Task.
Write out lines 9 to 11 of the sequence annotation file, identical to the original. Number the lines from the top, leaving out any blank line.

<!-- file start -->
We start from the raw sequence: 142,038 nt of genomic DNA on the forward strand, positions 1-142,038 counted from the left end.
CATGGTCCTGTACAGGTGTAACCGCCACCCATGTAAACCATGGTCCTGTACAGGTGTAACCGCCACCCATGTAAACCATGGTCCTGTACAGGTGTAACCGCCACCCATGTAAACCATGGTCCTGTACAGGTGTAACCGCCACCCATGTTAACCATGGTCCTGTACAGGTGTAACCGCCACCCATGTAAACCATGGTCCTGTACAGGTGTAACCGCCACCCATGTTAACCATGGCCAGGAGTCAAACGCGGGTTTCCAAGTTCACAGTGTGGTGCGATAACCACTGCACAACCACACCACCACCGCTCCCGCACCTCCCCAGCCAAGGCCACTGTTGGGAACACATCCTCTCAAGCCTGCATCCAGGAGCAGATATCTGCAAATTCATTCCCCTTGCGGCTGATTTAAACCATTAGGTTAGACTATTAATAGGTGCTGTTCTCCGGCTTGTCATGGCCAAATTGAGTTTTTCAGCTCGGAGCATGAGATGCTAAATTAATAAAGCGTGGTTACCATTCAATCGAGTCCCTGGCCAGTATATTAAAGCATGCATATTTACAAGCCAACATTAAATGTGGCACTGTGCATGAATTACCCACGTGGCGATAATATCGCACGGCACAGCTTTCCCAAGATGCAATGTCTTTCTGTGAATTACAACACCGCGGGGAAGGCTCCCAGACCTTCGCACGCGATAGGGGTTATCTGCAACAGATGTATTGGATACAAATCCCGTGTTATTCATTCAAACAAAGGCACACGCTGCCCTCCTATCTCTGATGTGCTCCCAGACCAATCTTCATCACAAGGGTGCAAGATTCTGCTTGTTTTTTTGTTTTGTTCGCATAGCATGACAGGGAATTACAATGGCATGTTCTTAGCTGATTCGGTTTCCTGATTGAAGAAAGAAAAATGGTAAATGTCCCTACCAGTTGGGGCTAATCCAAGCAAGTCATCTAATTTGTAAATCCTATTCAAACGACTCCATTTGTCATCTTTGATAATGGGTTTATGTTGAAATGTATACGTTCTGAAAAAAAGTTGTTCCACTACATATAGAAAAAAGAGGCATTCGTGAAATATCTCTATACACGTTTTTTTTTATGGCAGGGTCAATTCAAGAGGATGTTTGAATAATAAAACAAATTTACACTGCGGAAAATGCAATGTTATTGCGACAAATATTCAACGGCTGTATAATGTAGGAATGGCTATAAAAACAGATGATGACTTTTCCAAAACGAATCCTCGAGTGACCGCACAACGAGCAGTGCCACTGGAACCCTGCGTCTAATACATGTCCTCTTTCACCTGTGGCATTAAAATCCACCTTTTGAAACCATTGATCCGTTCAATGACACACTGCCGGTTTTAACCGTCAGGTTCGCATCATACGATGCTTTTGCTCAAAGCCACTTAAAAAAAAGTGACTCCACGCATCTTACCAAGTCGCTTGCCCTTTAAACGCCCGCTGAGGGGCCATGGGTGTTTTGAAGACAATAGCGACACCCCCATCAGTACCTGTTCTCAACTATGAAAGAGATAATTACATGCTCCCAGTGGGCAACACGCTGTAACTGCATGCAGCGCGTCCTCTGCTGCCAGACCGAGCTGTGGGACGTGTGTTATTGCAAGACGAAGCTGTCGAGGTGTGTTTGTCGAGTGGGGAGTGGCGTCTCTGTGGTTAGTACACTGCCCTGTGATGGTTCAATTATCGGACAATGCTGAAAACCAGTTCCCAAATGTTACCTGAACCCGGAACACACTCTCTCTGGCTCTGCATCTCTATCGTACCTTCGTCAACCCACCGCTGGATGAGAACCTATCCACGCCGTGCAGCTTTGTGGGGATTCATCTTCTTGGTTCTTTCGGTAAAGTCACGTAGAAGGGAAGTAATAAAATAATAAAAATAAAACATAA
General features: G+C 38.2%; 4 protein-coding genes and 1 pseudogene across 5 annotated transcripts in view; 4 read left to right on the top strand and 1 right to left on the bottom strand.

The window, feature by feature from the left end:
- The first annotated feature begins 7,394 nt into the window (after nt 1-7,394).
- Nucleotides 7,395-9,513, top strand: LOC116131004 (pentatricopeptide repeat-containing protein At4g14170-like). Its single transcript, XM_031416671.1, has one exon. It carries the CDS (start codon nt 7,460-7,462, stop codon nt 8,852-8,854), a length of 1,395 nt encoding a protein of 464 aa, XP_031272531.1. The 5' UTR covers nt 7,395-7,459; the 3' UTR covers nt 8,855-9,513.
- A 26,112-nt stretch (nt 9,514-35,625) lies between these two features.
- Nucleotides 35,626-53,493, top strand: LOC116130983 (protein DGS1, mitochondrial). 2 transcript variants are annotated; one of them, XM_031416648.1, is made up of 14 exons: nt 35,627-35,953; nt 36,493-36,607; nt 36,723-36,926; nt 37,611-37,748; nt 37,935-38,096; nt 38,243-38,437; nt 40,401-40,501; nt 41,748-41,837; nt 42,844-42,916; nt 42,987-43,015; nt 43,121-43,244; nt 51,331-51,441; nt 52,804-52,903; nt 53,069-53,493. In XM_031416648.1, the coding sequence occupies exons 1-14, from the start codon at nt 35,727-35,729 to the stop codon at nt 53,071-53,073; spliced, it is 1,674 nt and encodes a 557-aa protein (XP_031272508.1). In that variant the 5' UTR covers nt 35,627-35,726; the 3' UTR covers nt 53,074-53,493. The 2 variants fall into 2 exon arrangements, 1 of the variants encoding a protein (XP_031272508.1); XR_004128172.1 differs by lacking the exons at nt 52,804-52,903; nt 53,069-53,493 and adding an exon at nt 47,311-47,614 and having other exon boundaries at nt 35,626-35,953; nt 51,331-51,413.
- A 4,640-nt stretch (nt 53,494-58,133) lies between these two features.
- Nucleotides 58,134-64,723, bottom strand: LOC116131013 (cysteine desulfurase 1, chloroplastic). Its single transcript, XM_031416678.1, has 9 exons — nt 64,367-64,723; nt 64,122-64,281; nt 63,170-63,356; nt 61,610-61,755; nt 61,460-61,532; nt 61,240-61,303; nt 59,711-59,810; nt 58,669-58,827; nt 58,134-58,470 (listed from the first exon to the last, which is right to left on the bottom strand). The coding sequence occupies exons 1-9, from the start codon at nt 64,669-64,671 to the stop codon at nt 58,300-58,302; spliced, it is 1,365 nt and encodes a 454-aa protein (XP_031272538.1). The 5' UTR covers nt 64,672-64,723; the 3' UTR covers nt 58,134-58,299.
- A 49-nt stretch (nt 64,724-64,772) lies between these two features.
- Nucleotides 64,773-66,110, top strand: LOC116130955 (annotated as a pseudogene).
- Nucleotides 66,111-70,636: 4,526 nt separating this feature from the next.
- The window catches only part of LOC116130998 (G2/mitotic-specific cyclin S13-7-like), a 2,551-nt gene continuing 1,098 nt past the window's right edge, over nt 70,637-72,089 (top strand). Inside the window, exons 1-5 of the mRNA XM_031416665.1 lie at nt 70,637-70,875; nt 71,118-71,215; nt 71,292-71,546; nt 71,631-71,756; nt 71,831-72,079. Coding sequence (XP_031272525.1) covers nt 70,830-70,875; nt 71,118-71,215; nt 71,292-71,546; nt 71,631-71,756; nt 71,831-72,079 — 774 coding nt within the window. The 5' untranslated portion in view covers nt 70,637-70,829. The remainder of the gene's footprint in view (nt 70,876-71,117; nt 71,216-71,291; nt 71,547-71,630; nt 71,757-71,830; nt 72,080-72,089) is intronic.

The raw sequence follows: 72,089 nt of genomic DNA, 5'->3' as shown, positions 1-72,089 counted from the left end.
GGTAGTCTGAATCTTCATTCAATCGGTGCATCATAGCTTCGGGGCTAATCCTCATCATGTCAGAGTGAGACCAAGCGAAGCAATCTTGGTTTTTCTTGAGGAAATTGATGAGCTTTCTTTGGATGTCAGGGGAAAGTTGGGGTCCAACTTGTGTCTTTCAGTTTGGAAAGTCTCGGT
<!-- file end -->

- A 4,640-nt stretch (nt 53,494-58,133) lies between these two features.
- Nucleotides 58,134-64,723, bottom strand: LOC116131013 (cysteine desulfurase 1, chloroplastic). Its single transcript, XM_031416678.1, has 9 exons — nt 64,367-64,723; nt 64,122-64,281; nt 63,170-63,356; nt 61,610-61,755; nt 61,460-61,532; nt 61,240-61,303; nt 59,711-59,810; nt 58,669-58,827; nt 58,134-58,470 (listed from the first exon to the last, which is right to left on the bottom strand). The coding sequence occupies exons 1-9, from the start codon at nt 64,669-64,671 to the stop codon at nt 58,300-58,302; spliced, it is 1,365 nt and encodes a 454-aa protein (XP_031272538.1). The 5' UTR covers nt 64,672-64,723; the 3' UTR covers nt 58,134-58,299.
- A 49-nt stretch (nt 64,724-64,772) lies between these two features.